In our experience, Hispanic marketing campaigns occupy small line items (if any) on annual marketing budgets. Instead, most businesses rely on sporadic campaigns to engage with this demographic.
Times are changing. Demographics are shifting. And businesses must take notice to keep up.
Hispanic population growth is significant. In the past 10 years, Hispanics made up 52% of all U.S. population growth and already make up the nation’s largest multicultural segment. 60 million Americans trace their heritage to Spanish-speaking countries in Latin America and to Spain. This equates to approximately 18.5% of the U.S. population, or nearly one in five Americans.
Hispanics are also America’s youngest demographic group, with 61% younger than 35, compared with 47% of non-Hispanics. Gen Z is the most diverse generation we’ve ever seen, with half being racial or ethnic minorities.
Hispanic spending power is growing too. Hispanic spending power in the U.S. is also on the rise. According to our research, Hispanic consumption outpaced non-Hispanic consumption by 133% this past decade. For comparison, if Hispanics who live in the U.S. made up their own country, it would rank as the eighth-largest world economy. Hispanics in the U.S. have a GDP of $2.6 trillion, which is growing 72% faster than the nation’s overall economy.
Marketing messages need to be personalized for Hispanics. It’s not enough to create a bigger "one-size-fits-all" marketing strategy and assume it engages with Hispanics through a “mass market” strategy.
Although there may be some truth to the reach given Hispanics make up more than 20% of the mass market, here's the important reality: the message isn’t resonating. Messaging needs to be unique and speak directly to individual values and life experiences. That requires tailored campaigns, in addition to appropriate budgets.
Our research indicates that most Hispanics find that messaging relevant to their interests was the most important feature of an ad, with traditions and culture being especially critical. Having someone that looked like them also ranked as a top preference.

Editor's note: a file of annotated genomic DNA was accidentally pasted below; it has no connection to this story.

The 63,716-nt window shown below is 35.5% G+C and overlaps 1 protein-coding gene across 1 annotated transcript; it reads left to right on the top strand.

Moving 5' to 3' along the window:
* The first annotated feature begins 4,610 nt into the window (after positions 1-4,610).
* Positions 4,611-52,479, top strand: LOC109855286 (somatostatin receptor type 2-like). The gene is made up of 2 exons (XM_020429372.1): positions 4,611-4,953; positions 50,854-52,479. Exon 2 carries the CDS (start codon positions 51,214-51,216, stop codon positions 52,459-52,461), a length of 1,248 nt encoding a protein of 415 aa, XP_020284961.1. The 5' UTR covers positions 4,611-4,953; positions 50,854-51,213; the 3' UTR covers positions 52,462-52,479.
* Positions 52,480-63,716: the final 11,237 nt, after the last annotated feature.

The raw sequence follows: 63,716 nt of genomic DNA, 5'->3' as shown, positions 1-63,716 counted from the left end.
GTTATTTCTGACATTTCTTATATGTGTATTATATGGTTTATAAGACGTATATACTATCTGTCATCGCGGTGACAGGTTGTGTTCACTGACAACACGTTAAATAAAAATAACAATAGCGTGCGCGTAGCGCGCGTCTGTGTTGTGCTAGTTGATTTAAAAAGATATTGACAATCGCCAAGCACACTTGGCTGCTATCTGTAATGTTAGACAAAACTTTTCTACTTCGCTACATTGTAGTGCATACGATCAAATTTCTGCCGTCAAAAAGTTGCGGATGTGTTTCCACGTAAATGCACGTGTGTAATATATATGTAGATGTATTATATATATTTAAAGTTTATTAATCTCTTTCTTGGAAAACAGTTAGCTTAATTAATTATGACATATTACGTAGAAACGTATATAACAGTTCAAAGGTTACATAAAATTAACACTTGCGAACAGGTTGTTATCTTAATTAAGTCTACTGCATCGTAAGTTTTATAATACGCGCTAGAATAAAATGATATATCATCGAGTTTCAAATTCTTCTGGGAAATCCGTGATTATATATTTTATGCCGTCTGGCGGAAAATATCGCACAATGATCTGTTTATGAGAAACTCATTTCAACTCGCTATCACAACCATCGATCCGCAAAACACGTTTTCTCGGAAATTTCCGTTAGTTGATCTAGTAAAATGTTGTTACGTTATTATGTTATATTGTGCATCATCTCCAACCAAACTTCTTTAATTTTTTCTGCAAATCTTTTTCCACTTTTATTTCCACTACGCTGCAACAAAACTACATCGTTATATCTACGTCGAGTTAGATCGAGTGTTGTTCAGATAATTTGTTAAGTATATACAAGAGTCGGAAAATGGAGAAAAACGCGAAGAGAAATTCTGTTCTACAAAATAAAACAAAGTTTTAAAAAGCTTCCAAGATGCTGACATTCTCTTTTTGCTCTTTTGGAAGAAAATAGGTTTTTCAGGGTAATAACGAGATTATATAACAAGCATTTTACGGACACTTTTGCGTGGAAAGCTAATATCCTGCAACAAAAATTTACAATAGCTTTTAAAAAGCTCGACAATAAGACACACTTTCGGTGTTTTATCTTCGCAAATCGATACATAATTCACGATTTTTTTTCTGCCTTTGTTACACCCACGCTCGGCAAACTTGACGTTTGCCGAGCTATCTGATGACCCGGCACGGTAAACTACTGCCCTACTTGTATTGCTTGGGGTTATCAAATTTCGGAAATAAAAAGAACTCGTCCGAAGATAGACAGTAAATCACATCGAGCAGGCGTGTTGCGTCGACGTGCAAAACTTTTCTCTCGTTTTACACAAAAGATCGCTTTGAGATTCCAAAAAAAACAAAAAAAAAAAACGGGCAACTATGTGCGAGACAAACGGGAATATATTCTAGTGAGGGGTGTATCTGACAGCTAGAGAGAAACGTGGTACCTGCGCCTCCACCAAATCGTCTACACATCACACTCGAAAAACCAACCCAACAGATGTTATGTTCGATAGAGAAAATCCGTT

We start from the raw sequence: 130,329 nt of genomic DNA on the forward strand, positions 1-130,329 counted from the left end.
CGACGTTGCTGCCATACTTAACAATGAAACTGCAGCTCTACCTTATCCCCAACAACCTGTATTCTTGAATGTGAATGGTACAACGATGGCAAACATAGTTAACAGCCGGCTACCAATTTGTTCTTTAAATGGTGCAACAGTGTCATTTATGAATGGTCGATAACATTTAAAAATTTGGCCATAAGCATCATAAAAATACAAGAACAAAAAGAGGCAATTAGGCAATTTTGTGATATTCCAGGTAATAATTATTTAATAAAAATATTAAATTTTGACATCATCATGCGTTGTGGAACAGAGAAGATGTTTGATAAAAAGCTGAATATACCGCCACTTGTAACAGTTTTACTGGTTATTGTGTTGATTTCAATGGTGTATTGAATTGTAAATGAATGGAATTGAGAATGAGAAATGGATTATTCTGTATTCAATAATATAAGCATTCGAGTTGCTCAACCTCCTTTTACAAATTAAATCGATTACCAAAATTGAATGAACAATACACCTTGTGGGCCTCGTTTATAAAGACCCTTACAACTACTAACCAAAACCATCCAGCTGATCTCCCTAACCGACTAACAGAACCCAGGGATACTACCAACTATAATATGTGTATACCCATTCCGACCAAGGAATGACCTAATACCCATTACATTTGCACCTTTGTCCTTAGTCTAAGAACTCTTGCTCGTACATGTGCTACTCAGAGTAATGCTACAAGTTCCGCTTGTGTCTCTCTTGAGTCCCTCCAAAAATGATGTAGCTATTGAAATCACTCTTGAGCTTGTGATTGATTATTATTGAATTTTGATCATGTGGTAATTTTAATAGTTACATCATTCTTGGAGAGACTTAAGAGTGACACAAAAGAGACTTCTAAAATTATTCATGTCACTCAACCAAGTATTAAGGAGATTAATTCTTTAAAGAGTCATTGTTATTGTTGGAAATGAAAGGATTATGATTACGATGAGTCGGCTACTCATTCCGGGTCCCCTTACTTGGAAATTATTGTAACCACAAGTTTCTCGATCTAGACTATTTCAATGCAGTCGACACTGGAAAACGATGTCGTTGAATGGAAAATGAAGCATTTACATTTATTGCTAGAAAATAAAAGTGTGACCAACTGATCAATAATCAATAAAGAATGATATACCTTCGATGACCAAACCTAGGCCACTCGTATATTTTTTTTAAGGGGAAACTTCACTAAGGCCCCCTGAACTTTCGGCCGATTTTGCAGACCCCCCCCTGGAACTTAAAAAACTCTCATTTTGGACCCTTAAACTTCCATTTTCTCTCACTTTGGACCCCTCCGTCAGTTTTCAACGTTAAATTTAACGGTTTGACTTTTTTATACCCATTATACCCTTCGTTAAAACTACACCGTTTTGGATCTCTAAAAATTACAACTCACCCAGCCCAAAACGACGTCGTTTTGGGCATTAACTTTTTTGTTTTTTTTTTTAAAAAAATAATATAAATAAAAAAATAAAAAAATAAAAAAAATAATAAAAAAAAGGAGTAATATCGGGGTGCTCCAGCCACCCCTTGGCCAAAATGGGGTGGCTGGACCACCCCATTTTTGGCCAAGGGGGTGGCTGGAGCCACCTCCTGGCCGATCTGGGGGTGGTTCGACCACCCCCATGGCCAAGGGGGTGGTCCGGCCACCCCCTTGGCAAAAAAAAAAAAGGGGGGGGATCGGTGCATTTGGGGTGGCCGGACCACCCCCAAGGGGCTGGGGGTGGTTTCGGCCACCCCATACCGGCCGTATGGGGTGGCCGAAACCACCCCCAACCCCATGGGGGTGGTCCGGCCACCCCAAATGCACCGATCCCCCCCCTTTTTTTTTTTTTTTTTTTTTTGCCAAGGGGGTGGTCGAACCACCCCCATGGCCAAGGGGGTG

Hispanics’ connection to their culture and heritage has changed over the years, with them identifying more with their Hispanic culture than previously. In fact, there’s a need for nuanced authenticity in marketing content, especially related to aspects such as familial structure, language and socio-political views.
What speaks to this group varies significantly across the Hispanic community. Younger Hispanics have pointed out that ads speak more to their parents or elders than to them. Given the median age of Hispanics is 28, that’s an opportunity for brands to build loyalty.
Where Hispanics spend their time is also diverse. Social media and connected devices dominate Hispanic attention spans. That's important for marketers to understand, as we’ve seen that the majority of them are most likely to notice a digital ad on social media. This is also where they usually learn about new brands and products.
Hispanic consumers are also strong consumers of digital news but find that only a small percentage of brands are trying to reach them online. They are also rapid first-adopters of up-and-coming platforms - TikTok use by Hispanics has boomed exponentially just in the last year.
Given the Hispanic audience is largely "digital-first," companies need to transition their brand’s message to where the audience is shifting -- to digital and connected TV (CTV) and away from both “mass market” budgets and Hispanic linear television. Hispanics are increasingly using CTV platforms or services, and most of themdo not watch Spanish-language TV regularly.
Hispanics are interacting with connected mobile devices more than ever before and there is no sign of it slowing. Companies would be wise to take notice and increase their marketing spend.